It looks as if two of the long established medical interventions that doctors use to help couples with infertility problems do not improve fertility, according to a study published in the British Medical Journal (bmj.com).
One in seven couples in Great Britain experience infertility; the numbers are nearly the same in most developed countries. Unexplained infertility affects a quarter of these couples and common interventions to help them have been used for many years. One of those is the drug clomifene citrate, and the other is actual intra-uterine insemination of what is called "unstimulated" sperm.
As it turns out, in this research a team of researchers led by the University of Aberdeen compared the effectiveness of these two specific interventions with women who had no treatment at all.
They recruited 580 women who had experienced unexplained infertility for more than two years from four teaching hospitals and a district general hospital in Scotland. The women were randomized into three groups—one group of women were encouraged to try naturally for a pregnancy without any medical interventions at all; one group took oral clomifene citrate (CC) which is believed to correct subtle ovulatory dysfunction; and the last group had unstimulated intra-uterine insemination (IUI) of sperm.
Overall, 101 women became pregnant and had a live birth during the course of the study. That's good, as pregnancies were the goal of the program. Unfortunately, the numbers did not bear out any statistical improvements for those who had the medical interventions.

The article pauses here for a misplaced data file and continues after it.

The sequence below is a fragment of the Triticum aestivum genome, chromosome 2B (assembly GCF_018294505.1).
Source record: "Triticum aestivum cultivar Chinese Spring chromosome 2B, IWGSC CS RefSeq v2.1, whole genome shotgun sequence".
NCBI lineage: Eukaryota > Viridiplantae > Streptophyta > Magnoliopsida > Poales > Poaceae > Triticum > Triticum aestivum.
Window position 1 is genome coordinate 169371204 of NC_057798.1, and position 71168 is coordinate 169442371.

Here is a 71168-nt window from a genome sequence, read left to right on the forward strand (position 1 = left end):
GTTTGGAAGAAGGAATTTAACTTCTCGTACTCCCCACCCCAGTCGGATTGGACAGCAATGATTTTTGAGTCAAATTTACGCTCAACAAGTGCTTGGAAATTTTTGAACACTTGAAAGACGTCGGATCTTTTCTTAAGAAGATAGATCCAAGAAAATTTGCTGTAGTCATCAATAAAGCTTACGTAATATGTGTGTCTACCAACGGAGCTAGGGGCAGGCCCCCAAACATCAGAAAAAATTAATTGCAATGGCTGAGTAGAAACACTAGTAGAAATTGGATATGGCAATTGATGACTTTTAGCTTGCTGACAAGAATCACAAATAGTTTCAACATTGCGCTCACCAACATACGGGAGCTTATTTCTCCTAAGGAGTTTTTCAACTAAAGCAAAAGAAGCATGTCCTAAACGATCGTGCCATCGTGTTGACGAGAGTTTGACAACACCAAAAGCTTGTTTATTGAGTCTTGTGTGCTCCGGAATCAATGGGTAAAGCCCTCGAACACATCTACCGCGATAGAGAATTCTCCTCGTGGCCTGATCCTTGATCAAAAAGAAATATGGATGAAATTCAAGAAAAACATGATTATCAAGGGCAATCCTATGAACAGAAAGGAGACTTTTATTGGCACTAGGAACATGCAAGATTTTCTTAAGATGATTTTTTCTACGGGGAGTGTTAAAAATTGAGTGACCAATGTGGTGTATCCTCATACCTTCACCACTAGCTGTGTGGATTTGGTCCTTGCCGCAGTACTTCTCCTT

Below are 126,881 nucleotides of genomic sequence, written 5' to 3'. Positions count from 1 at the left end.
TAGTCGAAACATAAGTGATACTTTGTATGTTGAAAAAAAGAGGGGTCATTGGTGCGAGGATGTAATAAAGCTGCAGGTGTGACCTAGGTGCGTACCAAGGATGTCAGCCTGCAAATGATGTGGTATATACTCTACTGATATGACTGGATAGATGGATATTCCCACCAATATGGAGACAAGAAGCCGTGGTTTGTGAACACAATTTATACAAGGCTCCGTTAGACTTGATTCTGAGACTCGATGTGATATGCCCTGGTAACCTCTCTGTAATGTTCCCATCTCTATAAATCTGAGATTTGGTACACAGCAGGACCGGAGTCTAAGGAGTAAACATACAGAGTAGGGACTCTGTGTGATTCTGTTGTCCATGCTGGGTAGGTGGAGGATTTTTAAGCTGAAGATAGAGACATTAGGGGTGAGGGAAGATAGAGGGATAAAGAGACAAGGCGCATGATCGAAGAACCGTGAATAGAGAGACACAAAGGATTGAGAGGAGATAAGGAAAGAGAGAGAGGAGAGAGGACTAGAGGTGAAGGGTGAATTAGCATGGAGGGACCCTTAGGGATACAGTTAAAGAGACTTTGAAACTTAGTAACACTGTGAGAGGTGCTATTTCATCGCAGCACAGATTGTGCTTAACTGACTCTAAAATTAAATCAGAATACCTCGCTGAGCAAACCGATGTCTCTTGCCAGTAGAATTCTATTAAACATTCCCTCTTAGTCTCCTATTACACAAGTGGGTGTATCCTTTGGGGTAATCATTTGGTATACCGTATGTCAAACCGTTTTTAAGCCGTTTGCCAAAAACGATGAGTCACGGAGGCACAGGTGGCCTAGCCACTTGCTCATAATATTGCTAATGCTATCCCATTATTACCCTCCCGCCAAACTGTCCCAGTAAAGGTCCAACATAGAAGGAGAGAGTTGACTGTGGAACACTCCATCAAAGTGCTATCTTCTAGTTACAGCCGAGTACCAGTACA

The women with no interventions had a live birth rate of 17%, the group taking oral CC had a birth rate of 14%, and the group having unstimulated sperm injections had a birth rate of 23%. While that sounds like a modest improvement, it would have to be a greater improvement than 6% to be statistically meaningful. [ADDED LATER: As pointed out by reader James in a discussion of this material, when you can't conceive, even a low level shot at improving your odds may be worth trying].
Side effects for women including abdominal pain, bloating, hot flushes, nausea and headaches were highest in women taking oral CC, affecting 10–20% of women. Combined with the lower results in pregnancies, these side effects certainly appears to make that drug a poor choice. This product is marketed under various names, including Clomid, Serophene, and Milophene.
The researchers conclude: “These interventions, which have been in use for many years, are unlikely to be more effective than no treatment.”